Yesterday I talked about experimenting with self-compassion — despite the disapproving whispers and roars of our inner critic.
Because the negative thoughts — whatever they are — don’t matter. They don’t have to drive or dictate our actions. They don’t have to rule our worlds.
We can act with kindness, no matter what we hear from our inner critic — or from others. And we can do so in small ways.
We can make small shifts in our days to be kinder to ourselves. We can make these shifts at any shape, size or weight.
One of the hardest things about building a healthier relationship with ourselves is changing our inner dialogue. The inner critic can just be so darn loud.
For instance, when we even think about being nicer to ourselves, the nastiness starts.
Why do you think you deserve this? You still haven’t lost the weight. Who are you kidding?
Every Monday features a tip, activity, inspiring quote or some other tidbit that helps boost your body image, whether directly or indirectly — and hopefully kick-starts the week on a positive note!
Got a tip for improving body image? Email me at mtartakovsky at gmail dot com, and I’ll be happy to feature it.
A pivotal part of building a more positive body image and practicing compassionate self-care is listening to our bodies.
Our bodies speak to us through sensations, according to psychotherapist Andrea Brandt, Ph.D, MFT, in her book Mindful Anger: A Pathway to Emotional Freedom.
Brandt defines sensations as “the perception of stimuli through the senses (sight, hearing, smell, taste, and touch)” and “the physical feeling that results when senses are stimulated (e.g., warmth) or when there is a change inside the body (e.g., cramping).”
On Monday I talked about tracking our thoughts, whether they’re positive or negative. Tracking our thoughts helps us better understand the kinds of things we’re saying to ourselves on a daily basis.
Because our thoughts can affect our body image and, of course, how we see ourselves — whether we deem ourselves worthy of respect and love, whether we deem ourselves worthy of our own appreciation.
Today, I’m sharing a few facts about negative thoughts and how we can cope with them. Because it’s easy to spend years ruled by our negative thoughts, believing wholeheartedly they’re reflections of reality, and, as such, believing we must act accordingly.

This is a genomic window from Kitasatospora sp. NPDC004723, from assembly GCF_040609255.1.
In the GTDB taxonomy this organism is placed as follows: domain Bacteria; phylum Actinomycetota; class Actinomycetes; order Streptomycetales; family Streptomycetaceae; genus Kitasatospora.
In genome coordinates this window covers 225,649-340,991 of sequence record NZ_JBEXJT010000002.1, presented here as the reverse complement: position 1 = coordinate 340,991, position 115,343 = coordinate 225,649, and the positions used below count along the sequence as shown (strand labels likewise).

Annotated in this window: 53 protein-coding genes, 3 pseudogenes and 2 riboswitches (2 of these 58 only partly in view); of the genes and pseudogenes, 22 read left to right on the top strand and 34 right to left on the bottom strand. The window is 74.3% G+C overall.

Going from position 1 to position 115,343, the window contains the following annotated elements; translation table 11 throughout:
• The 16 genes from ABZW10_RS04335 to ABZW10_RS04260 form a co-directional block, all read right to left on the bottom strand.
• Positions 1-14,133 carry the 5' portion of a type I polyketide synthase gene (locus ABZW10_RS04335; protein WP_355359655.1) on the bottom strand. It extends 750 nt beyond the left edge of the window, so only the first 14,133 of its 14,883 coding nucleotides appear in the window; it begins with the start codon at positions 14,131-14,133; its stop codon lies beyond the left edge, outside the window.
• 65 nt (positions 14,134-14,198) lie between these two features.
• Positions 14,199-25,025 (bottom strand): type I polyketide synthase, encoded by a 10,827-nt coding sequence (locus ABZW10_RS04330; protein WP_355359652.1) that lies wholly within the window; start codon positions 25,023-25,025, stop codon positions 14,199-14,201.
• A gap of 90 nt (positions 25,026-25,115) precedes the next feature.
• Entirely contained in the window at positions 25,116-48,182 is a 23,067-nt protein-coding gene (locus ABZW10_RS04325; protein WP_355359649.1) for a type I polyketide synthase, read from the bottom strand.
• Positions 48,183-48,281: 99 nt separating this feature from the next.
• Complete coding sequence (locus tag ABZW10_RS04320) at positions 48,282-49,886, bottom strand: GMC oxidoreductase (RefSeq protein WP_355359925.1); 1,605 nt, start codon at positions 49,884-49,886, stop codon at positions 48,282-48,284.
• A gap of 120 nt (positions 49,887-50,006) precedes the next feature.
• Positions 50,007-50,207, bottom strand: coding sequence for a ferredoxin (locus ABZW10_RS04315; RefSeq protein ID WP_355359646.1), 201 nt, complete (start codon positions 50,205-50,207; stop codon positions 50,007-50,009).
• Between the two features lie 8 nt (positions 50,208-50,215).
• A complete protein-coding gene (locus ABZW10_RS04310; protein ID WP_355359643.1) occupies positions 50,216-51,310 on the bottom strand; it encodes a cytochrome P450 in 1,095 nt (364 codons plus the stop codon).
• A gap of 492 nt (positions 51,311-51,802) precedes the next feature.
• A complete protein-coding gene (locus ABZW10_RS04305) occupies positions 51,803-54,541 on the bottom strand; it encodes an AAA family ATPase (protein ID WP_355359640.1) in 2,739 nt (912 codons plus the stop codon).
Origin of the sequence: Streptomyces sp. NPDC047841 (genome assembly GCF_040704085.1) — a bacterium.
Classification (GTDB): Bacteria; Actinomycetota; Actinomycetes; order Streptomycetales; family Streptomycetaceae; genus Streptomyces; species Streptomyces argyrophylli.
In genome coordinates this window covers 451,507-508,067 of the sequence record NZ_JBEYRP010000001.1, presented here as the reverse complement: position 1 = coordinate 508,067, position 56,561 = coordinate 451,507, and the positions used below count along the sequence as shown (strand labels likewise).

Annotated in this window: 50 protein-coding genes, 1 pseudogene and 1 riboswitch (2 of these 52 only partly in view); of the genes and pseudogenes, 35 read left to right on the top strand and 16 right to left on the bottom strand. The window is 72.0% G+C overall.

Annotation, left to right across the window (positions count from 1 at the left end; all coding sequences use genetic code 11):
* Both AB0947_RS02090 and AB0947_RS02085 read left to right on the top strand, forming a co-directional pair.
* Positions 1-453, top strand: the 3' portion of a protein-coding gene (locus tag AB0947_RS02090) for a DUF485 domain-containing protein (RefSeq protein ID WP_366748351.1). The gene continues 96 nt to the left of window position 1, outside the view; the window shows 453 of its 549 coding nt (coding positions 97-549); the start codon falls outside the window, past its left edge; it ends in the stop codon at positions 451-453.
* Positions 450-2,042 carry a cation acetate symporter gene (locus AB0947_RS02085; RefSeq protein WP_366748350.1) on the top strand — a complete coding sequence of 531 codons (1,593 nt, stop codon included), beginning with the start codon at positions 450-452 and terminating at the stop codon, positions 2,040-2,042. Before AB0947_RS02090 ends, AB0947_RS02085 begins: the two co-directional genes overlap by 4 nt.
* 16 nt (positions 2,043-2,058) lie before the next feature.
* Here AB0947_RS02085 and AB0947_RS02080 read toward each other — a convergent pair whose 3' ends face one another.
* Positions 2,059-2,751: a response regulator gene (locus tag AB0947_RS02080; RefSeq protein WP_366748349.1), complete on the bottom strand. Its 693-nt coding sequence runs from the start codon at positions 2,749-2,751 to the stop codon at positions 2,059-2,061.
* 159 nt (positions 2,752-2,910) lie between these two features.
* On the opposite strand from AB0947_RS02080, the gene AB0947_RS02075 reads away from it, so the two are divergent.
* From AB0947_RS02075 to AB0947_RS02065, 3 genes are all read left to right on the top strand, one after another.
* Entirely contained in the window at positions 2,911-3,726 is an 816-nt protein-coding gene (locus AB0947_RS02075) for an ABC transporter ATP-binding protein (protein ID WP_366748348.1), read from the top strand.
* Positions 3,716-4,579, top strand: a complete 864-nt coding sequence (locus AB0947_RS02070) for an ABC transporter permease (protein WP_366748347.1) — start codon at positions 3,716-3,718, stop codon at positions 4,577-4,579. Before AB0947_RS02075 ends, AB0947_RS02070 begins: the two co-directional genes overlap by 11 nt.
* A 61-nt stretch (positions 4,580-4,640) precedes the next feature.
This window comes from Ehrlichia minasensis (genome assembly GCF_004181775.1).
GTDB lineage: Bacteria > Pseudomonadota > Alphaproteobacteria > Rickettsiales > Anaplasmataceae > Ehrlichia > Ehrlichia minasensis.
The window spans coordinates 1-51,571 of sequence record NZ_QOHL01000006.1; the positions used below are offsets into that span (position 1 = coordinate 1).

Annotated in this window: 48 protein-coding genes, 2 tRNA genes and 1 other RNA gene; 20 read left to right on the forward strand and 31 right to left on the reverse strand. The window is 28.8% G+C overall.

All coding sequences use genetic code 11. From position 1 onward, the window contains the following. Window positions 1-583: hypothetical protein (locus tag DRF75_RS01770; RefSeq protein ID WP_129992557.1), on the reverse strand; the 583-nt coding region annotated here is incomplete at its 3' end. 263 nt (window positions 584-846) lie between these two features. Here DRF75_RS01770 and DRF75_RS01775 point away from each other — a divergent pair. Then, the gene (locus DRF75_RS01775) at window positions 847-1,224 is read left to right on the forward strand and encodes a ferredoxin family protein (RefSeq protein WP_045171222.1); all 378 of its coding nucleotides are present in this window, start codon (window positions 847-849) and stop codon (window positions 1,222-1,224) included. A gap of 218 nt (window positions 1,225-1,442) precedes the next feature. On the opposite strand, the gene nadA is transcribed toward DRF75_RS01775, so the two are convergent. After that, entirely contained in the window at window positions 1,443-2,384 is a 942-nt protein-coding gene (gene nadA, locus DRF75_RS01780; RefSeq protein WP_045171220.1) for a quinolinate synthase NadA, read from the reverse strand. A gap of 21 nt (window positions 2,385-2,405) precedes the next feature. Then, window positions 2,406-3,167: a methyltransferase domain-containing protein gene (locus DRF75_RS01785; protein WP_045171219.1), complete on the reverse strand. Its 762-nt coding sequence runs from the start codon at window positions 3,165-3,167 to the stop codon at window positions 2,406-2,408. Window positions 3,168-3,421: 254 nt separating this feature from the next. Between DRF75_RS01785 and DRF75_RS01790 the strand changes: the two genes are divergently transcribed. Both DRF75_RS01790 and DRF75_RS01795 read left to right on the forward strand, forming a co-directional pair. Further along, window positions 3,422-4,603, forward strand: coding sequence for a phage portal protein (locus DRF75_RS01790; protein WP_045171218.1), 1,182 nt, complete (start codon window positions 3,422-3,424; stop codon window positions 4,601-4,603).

Sometimes our hyperfocus with our bodies can actually be a restlessness, a lost purpose, a lack of play, a confusion with our inner or outer lives.
The worry over expanding waistlines may really be a frustration of rarely having time for yourself.
The problem with our thighs may be masking bigger questions about where we’re headed. (Sometimes, it’s just easier to bash our legs than to explore new, potentially scary territory.)
I love it because it serves as a significant reminder.
This afternoon I interviewed an ADHD coach for a piece on Psych Central about chronic lateness. At the end of our conversation, she mentioned that today is the International Day of Happiness.
I had no idea. So in the spirit of today’s significance, here’s a list of 10 ways we can cultivate joy today and every day.
Throughout the years, I’ve realized that the state of my space greatly affects my mood and stress level.
When there’s clutter and disorganization, it creates a tension in my body, triggering a bubble of negative energy just waiting to burst.
It creates a disconnect between me and my environment, and it feeds my frustration and overwhelm.
When it comes to taking care of yourself, don’t hesitate to dream big.
Sometimes we think that dreaming big is a big waste of time. That we’re too old or too ____ (fill in the blank).
Or that dreaming big is just another reminder of something else we can’t have or enjoy or take part in.